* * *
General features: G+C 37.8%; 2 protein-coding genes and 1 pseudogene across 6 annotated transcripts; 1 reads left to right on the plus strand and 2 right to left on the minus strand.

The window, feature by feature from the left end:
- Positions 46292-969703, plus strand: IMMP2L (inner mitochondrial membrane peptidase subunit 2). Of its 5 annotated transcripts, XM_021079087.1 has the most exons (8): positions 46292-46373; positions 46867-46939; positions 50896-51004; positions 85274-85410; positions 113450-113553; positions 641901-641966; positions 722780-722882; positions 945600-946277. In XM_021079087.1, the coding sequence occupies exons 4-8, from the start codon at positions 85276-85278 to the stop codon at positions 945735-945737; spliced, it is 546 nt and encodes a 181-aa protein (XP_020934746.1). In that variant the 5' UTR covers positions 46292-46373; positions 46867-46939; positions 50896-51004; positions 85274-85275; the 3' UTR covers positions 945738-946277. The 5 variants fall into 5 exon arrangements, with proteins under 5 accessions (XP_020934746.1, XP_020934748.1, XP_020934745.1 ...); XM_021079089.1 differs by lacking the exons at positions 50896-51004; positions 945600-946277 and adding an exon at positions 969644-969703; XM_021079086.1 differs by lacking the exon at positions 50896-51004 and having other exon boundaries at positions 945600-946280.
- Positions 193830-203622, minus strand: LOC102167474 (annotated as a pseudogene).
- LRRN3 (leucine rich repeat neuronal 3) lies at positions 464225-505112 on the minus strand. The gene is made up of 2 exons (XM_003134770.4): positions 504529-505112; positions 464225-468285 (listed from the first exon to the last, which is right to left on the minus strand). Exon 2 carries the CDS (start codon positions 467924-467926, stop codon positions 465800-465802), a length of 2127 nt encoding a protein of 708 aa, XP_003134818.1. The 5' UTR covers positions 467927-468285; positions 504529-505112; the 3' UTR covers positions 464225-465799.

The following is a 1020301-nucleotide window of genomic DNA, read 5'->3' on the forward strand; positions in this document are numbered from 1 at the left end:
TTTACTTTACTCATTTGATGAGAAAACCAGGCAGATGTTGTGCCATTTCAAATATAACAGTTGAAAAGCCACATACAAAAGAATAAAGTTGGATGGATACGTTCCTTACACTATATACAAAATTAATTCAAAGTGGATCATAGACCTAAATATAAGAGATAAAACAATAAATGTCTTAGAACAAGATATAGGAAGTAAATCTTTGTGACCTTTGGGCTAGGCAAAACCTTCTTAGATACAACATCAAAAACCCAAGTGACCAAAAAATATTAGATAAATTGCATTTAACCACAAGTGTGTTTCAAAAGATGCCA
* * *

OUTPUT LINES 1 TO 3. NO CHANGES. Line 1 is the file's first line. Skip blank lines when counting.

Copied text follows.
General features: G+C 37.8%; 2 protein-coding genes and 1 pseudogene across 6 annotated transcripts; 1 reads left to right on the plus strand and 2 right to left on the minus strand.

The window, feature by feature from the left end:
- Positions 46292-969703, plus strand: IMMP2L (inner mitochondrial membrane peptidase subunit 2). Of its 5 annotated transcripts, XM_021079087.1 has the most exons (8): positions 46292-46373; positions 46867-46939; positions 50896-51004; positions 85274-85410; positions 113450-113553; positions 641901-641966; positions 722780-722882; positions 945600-946277. In XM_021079087.1, the coding sequence occupies exons 4-8, from the start codon at positions 85276-85278 to the stop codon at positions 945735-945737; spliced, it is 546 nt and encodes a 181-aa protein (XP_020934746.1). In that variant the 5' UTR covers positions 46292-46373; positions 46867-46939; positions 50896-51004; positions 85274-85275; the 3' UTR covers positions 945738-946277. The 5 variants fall into 5 exon arrangements, with proteins under 5 accessions (XP_020934746.1, XP_020934748.1, XP_020934745.1 ...); XM_021079089.1 differs by lacking the exons at positions 50896-51004; positions 945600-946277 and adding an exon at positions 969644-969703; XM_021079086.1 differs by lacking the exon at positions 50896-51004 and having other exon boundaries at positions 945600-946280.